As a computer science major, it is not surprising that I write a lot of small programs every day. From simple things like modifying some text input in some way (a chain of sed's), to writing my alarm clock, a twitter backup, and an ISBN converter. My journal search tool was written by myself, and that goes back quite a ways.
All of the programs mentioned above, however, are Bash scripts.
I'm actually a little sheepish about this. After all, Bash is not a real programming language, but just a way to automate a few administrative operations. There is no type system, no support libraries, no object oriented utilities.
I've thought about doing more things in python, but somehow there's a barrier to entry to it. I reasoned that since what I do is mostly with text, it's easier to read from files in Bash than in python (a single cat as opposed to open().read()). But really that shouldn't be a problem. The output might be an issue too, if I wanted things in nice columns and what not. But then instead of column or paste I would just be using printf or equivalent.
I was digging around Paul Graham's older essays, and I came across his one titled "Being Popular". It's about what he things makes programming languages popular. Most of the attributes in the essay don't describe the Bash script very well, except for the section on Throwaway Programs. And that, I think, is exactly why I use Bash scripts so often.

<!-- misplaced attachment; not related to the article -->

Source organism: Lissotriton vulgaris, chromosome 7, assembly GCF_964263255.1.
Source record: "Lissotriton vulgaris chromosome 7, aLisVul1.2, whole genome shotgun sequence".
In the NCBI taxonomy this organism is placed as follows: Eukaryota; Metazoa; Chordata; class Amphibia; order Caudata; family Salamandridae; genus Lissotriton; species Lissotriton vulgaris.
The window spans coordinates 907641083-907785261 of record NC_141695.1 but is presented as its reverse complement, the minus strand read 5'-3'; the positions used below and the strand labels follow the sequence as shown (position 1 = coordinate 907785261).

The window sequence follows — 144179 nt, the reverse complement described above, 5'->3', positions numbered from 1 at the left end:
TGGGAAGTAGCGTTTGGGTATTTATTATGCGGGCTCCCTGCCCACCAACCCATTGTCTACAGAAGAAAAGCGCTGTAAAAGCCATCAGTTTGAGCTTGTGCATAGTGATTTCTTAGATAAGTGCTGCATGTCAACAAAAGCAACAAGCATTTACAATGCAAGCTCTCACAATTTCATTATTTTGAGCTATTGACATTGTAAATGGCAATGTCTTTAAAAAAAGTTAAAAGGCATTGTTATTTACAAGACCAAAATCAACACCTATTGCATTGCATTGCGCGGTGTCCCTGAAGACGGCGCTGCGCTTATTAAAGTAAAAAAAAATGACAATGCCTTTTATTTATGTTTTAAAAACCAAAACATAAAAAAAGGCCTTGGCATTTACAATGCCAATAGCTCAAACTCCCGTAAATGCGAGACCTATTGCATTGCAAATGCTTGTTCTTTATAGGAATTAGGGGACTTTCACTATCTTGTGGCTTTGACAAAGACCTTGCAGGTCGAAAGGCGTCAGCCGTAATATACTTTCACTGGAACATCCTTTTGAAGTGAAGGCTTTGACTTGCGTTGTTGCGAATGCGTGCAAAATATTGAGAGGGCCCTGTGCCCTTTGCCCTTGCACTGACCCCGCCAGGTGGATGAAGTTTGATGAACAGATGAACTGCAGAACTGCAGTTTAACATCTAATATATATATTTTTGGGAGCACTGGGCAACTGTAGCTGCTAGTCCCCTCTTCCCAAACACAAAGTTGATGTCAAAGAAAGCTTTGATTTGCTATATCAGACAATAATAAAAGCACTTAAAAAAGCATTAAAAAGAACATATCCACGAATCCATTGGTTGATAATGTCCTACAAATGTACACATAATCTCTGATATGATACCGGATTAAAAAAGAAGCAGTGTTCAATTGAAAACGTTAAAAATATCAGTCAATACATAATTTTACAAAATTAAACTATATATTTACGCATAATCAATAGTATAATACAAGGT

Because I'm using Linux, a lot of my operations are done on the command line. I don't just mean the crazy programmer things like compiling or system administration, but I mean every day things like moving files, writing essays, even reading a book. My volume control, in fact, is also a command line program (alsamixer; although now I have a keyboard shortcut for that and I rarely actually open alsamixer). Given that I'm in a terminal so often, Bash is practically always open for me.
It is precisely this always available attribute which makes me use Bash. As Graham mentioned, I don't want to write something, then wait for it to compile, then run it to see if it works. Bash works as an interactive prompt, and I can type the whole program in "one line" and just run that. More that that, I can test things a lot quicker in Bash than I can in C or Java. Just open a new terminal (Ctrl-N) and I have a clean slate to test if a certain line of my program does what it wants. Python, of course, is also interactive, but it is unfortunately not as easily accessible from the desktop. I have to type a full 7 keys (P-Y-T-H-O-N-(enter)) to get to the interactive shell, and this slows down the entire process.
So until someone manages to use python as their main shell, I'm sticking with Bash.